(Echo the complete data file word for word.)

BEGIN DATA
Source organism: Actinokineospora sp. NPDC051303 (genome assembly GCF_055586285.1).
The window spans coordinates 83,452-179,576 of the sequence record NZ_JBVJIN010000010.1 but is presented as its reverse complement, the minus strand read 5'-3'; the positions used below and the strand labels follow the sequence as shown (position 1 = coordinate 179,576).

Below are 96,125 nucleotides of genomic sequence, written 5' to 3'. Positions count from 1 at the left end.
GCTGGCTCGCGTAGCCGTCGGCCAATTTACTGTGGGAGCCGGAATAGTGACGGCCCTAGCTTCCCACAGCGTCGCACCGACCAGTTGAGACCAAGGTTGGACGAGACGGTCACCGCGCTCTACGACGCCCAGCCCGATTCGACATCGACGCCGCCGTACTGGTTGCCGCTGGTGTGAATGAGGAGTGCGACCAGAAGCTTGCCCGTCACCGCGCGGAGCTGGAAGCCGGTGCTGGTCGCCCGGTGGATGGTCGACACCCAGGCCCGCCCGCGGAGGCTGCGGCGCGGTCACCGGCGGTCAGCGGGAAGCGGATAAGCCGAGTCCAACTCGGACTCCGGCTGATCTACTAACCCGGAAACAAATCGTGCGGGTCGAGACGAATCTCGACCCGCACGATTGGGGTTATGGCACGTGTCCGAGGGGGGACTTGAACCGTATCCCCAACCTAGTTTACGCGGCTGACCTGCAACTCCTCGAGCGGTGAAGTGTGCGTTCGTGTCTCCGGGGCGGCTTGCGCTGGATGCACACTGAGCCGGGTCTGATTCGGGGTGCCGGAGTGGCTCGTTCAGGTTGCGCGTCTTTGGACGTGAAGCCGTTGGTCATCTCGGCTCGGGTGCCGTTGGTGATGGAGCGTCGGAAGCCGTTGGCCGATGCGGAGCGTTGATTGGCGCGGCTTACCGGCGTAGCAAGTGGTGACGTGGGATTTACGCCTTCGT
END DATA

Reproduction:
Source organism: Actinokineospora sp. NPDC051303 (genome assembly GCF_055586285.1).
The window spans coordinates 83,452-179,576 of the sequence record NZ_JBVJIN010000010.1 but is presented as its reverse complement, the minus strand read 5'-3'; the positions used below and the strand labels follow the sequence as shown (position 1 = coordinate 179,576).

Below are 96,125 nucleotides of genomic sequence, written 5' to 3'. Positions count from 1 at the left end.
GCTGGCTCGCGTAGCCGTCGGCCAATTTACTGTGGGAGCCGGAATAGTGACGGCCCTAGCTTCCCACAGCGTCGCACCGACCAGTTGAGACCAAGGTTGGACGAGACGGTCACCGCGCTCTACGACGCCCAGCCCGATTCGACATCGACGCCGCCGTACTGGTTGCCGCTGGTGTGAATGAGGAGTGCGACCAGAAGCTTGCCCGTCACCGCGCGGAGCTGGAAGCCGGTGCTGGTCGCCCGGTGGATGGTCGACACCCAGGCCCGCCCGCGGAGGCTGCGGCGCGGTCACCGGCGGTCAGCGGGAAGCGGATAAGCCGAGTCCAACTCGGACTCCGGCTGATCTACTAACCCGGAAACAAATCGTGCGGGTCGAGACGAATCTCGACCCGCACGATTGGGGTTATGGCACGTGTCCGAGGGGGGACTTGAACCGTATCCCCAACCTAGTTTACGCGGCTGACCTGCAACTCCTCGAGCGGTGAAGTGTGCGTTCGTGTCTCCGGGGCGGCTTGCGCTGGATGCACACTGAGCCGGGTCTGATTCGGGGTGCCGGAGTGGCTCGTTCAGGTTGCGCGTCTTTGGACGTGAAGCCGTTGGTCATCTCGGCTCGGGTGCCGTTGGTGATGGAGCGTCGGAAGCCGTTGGCCGATGCGGAGCGTTGATTGGCGCGGCTTACCGGCGTAGCAAGTGGTGACGTGGGATTTACGCCTTCGT